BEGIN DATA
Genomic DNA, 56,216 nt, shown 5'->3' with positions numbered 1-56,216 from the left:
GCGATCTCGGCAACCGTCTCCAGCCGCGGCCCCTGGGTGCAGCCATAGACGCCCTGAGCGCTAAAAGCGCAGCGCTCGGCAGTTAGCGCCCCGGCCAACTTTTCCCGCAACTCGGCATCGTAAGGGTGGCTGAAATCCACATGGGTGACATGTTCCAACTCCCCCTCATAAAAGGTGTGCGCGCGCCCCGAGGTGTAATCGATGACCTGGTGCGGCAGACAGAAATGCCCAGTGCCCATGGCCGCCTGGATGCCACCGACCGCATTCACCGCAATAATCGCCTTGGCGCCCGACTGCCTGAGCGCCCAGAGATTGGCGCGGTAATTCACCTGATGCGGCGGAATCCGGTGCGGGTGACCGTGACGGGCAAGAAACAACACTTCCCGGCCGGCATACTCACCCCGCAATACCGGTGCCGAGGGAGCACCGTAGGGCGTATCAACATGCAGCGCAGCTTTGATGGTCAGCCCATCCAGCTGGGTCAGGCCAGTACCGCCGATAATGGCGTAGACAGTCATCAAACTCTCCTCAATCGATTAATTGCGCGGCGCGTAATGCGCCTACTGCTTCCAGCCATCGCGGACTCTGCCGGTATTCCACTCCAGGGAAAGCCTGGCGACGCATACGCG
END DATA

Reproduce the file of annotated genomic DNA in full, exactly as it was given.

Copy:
Genomic DNA, 56,216 nt, shown 5'->3' with positions numbered 1-56,216 from the left:
GCGATCTCGGCAACCGTCTCCAGCCGCGGCCCCTGGGTGCAGCCATAGACGCCCTGAGCGCTAAAAGCGCAGCGCTCGGCAGTTAGCGCCCCGGCCAACTTTTCCCGCAACTCGGCATCGTAAGGGTGGCTGAAATCCACATGGGTGACATGTTCCAACTCCCCCTCATAAAAGGTGTGCGCGCGCCCCGAGGTGTAATCGATGACCTGGTGCGGCAGACAGAAATGCCCAGTGCCCATGGCCGCCTGGATGCCACCGACCGCATTCACCGCAATAATCGCCTTGGCGCCCGACTGCCTGAGCGCCCAGAGATTGGCGCGGTAATTCACCTGATGCGGCGGAATCCGGTGCGGGTGACCGTGACGGGCAAGAAACAACACTTCCCGGCCGGCATACTCACCCCGCAATACCGGTGCCGAGGGAGCACCGTAGGGCGTATCAACATGCAGCGCAGCTTTGATGGTCAGCCCATCCAGCTGGGTCAGGCCAGTACCGCCGATAATGGCGTAGACAGTCATCAAACTCTCCTCAATCGATTAATTGCGCGGCGCGTAATGCGCCTACTGCTTCCAGCCATCGCGGACTCTGCCGGTATTCCACTCCAGGGAAAGCCTGGCGACGCATACGCG